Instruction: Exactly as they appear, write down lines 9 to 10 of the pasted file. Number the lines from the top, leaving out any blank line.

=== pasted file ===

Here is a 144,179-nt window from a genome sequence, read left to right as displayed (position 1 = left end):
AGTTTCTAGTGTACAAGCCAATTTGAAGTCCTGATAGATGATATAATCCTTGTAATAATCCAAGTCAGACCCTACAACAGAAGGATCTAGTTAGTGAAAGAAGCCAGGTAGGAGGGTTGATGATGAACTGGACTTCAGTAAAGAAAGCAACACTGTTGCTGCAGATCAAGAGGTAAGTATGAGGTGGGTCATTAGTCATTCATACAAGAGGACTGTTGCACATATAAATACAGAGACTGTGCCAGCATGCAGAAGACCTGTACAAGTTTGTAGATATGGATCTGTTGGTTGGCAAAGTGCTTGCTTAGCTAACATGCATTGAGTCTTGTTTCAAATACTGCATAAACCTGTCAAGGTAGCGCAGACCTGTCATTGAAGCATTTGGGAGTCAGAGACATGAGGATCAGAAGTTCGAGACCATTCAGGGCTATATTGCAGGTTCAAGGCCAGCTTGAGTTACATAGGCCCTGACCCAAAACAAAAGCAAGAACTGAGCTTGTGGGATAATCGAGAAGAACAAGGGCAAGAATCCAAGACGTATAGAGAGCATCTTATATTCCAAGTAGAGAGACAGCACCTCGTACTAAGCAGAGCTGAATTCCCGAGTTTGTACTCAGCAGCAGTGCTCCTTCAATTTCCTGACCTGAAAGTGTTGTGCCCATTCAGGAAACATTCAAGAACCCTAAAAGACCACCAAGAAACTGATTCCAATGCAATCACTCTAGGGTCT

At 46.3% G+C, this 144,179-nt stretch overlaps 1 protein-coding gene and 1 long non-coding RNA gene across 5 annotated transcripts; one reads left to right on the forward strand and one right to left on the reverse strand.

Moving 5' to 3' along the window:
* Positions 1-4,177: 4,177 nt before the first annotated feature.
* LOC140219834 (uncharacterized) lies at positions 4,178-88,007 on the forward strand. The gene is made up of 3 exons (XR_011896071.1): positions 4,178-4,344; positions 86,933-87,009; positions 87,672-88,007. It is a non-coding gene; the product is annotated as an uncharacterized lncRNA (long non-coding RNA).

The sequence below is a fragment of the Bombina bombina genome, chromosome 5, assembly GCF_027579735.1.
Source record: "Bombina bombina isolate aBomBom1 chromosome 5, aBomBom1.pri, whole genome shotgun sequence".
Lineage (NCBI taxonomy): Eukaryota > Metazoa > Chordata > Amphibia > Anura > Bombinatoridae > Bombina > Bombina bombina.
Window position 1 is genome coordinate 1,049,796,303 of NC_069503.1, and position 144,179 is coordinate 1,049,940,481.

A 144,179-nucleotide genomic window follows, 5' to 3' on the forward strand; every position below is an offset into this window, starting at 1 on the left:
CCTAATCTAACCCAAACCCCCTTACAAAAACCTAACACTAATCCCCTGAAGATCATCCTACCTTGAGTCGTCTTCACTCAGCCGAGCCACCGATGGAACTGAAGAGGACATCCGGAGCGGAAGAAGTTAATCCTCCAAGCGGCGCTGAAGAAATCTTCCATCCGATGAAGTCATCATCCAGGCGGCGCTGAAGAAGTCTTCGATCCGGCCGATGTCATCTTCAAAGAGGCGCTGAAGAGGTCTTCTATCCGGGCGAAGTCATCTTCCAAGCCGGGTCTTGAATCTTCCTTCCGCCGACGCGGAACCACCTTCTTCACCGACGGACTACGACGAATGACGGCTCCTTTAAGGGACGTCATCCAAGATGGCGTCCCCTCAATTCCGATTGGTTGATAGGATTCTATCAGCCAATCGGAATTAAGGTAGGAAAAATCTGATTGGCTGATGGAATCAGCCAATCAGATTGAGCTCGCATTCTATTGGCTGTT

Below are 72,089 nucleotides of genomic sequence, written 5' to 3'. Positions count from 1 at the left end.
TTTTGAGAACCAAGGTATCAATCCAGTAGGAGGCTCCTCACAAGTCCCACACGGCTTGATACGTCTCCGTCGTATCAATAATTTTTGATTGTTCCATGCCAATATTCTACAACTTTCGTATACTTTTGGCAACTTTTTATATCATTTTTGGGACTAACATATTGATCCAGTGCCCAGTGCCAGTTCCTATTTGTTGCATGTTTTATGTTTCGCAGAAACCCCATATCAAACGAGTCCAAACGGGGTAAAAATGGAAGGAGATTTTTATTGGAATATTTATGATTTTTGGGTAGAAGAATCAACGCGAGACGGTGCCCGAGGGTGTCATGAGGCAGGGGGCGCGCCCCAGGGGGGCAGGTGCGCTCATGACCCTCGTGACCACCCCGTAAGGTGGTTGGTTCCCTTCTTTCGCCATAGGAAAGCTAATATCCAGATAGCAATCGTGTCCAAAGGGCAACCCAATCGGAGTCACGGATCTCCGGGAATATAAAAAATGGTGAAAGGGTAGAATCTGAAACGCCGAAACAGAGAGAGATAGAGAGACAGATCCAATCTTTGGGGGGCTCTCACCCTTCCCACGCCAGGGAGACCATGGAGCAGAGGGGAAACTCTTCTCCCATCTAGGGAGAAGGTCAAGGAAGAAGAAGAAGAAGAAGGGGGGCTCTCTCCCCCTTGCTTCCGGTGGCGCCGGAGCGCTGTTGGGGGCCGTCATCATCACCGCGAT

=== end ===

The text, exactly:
Lineage (NCBI taxonomy): Eukaryota > Metazoa > Chordata > Amphibia > Anura > Bombinatoridae > Bombina > Bombina bombina.
Window position 1 is genome coordinate 1,049,796,303 of NC_069503.1, and position 144,179 is coordinate 1,049,940,481.